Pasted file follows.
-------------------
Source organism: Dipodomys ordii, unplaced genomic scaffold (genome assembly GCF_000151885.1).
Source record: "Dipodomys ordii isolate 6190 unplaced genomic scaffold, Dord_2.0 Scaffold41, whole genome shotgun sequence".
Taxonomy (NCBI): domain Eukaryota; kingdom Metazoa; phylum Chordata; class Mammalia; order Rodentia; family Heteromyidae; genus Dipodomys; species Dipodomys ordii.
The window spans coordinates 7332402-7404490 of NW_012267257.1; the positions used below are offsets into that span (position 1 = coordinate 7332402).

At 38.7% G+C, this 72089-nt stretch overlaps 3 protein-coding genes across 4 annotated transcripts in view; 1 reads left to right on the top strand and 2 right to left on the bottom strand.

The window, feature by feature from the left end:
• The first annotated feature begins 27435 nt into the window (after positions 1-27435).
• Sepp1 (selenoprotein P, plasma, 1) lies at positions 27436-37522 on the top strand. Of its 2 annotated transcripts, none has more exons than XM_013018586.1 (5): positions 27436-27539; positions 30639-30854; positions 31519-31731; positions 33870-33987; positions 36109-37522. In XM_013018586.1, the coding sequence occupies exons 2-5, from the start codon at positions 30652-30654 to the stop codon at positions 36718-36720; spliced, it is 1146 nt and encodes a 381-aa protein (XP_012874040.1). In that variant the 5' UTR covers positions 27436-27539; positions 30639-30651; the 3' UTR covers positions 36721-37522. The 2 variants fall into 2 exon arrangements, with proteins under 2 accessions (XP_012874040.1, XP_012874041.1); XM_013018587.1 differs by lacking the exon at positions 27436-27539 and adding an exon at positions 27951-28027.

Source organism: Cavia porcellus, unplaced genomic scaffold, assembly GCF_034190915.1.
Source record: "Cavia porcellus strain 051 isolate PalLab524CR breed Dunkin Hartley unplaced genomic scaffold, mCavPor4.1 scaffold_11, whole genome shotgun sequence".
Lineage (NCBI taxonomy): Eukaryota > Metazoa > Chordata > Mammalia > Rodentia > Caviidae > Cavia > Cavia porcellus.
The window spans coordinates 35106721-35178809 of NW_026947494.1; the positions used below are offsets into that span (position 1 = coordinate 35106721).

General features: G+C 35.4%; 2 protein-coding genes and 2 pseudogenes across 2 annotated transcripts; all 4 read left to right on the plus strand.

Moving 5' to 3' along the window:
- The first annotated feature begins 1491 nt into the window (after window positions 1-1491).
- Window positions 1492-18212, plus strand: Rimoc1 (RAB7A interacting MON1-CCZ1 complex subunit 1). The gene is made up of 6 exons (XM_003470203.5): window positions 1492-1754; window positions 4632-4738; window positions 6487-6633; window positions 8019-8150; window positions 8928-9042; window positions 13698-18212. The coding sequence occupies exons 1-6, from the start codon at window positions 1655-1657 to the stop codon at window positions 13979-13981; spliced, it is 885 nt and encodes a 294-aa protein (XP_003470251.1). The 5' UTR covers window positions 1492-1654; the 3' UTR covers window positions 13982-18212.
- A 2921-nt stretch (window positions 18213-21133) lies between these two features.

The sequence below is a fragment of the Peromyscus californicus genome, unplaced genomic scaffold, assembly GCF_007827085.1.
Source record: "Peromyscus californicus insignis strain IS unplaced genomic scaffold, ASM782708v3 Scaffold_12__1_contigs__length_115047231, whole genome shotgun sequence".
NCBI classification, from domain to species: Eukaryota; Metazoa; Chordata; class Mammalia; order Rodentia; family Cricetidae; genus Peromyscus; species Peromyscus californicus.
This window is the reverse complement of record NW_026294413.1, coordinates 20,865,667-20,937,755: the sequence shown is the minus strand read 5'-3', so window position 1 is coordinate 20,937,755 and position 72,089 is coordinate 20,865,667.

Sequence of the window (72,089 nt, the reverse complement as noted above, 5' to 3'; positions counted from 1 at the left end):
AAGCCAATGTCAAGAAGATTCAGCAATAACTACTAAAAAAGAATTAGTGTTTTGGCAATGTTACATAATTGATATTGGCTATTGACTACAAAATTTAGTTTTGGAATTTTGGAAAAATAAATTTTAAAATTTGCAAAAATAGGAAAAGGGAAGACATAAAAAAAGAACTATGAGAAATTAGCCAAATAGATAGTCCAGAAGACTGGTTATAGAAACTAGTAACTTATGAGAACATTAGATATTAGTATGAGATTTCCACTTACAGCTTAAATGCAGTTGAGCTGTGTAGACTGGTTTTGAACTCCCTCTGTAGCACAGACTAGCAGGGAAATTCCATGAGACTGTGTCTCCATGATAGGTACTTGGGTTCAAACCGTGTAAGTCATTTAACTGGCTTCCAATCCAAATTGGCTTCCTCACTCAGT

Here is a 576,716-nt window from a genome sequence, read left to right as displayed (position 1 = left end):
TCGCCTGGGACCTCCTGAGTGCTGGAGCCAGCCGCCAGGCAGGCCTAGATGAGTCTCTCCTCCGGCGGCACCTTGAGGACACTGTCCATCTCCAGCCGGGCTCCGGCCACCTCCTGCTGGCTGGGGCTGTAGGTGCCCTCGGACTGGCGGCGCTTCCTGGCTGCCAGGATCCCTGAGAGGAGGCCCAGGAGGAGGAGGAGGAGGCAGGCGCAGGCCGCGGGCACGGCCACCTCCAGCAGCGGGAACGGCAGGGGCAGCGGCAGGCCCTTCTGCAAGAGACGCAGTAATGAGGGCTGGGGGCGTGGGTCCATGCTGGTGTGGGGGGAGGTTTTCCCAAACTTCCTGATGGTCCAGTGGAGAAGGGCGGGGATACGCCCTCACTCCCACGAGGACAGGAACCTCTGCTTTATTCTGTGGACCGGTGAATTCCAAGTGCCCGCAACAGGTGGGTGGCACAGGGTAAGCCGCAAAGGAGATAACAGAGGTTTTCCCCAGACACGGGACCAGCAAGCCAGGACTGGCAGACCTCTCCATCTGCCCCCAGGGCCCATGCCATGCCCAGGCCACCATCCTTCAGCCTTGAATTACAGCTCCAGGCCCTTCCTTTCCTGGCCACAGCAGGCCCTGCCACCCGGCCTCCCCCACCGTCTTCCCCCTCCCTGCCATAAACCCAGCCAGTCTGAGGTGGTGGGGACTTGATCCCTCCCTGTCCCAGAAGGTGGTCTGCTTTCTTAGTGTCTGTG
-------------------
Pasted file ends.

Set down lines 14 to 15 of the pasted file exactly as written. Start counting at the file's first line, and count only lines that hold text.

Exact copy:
Moving 5' to 3' along the window:
- The first annotated feature begins 1491 nt into the window (after window positions 1-1491).